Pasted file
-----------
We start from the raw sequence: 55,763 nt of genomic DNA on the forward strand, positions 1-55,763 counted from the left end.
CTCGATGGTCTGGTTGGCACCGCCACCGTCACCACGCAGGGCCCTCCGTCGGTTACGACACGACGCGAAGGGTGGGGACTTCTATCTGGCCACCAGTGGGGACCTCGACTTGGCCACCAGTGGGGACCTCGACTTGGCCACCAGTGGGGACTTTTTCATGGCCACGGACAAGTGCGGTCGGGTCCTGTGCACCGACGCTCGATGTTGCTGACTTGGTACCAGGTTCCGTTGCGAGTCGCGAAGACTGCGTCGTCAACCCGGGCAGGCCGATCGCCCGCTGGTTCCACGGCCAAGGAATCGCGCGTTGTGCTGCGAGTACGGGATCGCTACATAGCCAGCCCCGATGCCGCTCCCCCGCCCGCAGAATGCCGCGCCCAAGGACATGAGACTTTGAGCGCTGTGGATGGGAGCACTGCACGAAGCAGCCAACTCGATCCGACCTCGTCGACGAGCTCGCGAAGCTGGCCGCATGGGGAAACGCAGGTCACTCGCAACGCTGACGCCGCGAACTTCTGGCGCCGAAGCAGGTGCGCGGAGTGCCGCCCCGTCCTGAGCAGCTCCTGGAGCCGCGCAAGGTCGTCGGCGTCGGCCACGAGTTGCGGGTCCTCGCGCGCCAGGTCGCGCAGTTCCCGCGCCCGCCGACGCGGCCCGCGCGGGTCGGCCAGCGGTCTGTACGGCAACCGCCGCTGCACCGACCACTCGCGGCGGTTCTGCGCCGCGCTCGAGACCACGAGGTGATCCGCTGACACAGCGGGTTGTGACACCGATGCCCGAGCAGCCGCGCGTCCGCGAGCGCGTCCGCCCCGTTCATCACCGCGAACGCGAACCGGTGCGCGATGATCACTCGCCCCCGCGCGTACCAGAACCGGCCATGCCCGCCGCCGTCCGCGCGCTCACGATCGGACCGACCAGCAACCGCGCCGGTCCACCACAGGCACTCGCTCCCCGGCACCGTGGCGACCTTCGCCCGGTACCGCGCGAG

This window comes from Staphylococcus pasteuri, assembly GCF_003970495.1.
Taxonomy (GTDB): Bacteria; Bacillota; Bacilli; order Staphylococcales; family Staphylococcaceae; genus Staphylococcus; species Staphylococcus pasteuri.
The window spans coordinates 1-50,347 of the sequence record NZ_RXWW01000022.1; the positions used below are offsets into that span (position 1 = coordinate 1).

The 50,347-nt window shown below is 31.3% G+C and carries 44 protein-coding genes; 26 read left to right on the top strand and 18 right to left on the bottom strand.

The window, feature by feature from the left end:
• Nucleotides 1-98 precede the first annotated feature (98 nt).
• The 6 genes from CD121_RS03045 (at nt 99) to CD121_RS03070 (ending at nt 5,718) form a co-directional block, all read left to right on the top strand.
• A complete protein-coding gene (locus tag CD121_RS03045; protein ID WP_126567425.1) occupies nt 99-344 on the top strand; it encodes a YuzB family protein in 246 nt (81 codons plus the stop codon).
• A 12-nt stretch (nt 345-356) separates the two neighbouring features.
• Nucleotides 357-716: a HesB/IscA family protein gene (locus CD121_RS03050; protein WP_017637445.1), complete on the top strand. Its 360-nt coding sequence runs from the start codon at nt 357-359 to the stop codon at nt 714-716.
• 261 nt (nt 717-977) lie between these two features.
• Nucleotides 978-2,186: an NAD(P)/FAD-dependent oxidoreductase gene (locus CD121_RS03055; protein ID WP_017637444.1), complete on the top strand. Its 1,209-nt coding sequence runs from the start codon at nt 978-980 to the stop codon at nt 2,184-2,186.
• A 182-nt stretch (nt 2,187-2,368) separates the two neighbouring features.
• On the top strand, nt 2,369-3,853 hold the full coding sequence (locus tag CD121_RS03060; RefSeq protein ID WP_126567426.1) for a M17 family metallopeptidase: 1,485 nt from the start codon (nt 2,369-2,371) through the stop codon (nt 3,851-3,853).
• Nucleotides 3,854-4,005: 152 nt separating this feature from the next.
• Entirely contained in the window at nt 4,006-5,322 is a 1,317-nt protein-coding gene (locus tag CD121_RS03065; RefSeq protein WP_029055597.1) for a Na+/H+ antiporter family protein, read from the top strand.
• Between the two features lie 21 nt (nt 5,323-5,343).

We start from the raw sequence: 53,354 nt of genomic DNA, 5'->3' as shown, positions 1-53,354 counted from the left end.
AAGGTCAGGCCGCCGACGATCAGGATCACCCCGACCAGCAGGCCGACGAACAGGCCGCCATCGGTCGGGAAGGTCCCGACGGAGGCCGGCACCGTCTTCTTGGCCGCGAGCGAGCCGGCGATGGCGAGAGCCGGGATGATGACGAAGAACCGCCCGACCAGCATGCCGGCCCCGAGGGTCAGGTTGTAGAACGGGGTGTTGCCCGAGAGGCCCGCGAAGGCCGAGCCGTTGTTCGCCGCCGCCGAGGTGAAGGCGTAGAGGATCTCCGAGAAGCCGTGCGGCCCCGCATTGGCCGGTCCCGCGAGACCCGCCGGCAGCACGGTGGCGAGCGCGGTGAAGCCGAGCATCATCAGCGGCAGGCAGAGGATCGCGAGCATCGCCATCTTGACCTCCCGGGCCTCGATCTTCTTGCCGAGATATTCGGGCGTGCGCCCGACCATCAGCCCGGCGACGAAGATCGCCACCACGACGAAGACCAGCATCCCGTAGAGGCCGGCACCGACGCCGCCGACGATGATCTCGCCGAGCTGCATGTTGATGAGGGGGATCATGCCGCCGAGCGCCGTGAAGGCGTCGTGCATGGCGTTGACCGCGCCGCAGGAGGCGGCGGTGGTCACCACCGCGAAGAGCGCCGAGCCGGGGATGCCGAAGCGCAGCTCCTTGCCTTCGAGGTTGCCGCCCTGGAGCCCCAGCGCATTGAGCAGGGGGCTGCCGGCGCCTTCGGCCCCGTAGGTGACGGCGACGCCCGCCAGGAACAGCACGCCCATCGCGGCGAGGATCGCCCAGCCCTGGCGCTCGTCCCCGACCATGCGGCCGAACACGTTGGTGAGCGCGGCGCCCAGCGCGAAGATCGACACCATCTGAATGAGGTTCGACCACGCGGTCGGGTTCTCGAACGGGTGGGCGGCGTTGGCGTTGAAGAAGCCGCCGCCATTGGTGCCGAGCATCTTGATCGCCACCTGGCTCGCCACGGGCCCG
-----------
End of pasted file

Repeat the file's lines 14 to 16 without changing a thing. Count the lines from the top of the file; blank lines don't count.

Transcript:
• Nucleotides 978-2,186: an NAD(P)/FAD-dependent oxidoreductase gene (locus CD121_RS03055; protein ID WP_017637444.1), complete on the top strand. Its 1,209-nt coding sequence runs from the start codon at nt 978-980 to the stop codon at nt 2,184-2,186.
• A 182-nt stretch (nt 2,187-2,368) separates the two neighbouring features.
• On the top strand, nt 2,369-3,853 hold the full coding sequence (locus tag CD121_RS03060; RefSeq protein ID WP_126567426.1) for a M17 family metallopeptidase: 1,485 nt from the start codon (nt 2,369-2,371) through the stop codon (nt 3,851-3,853).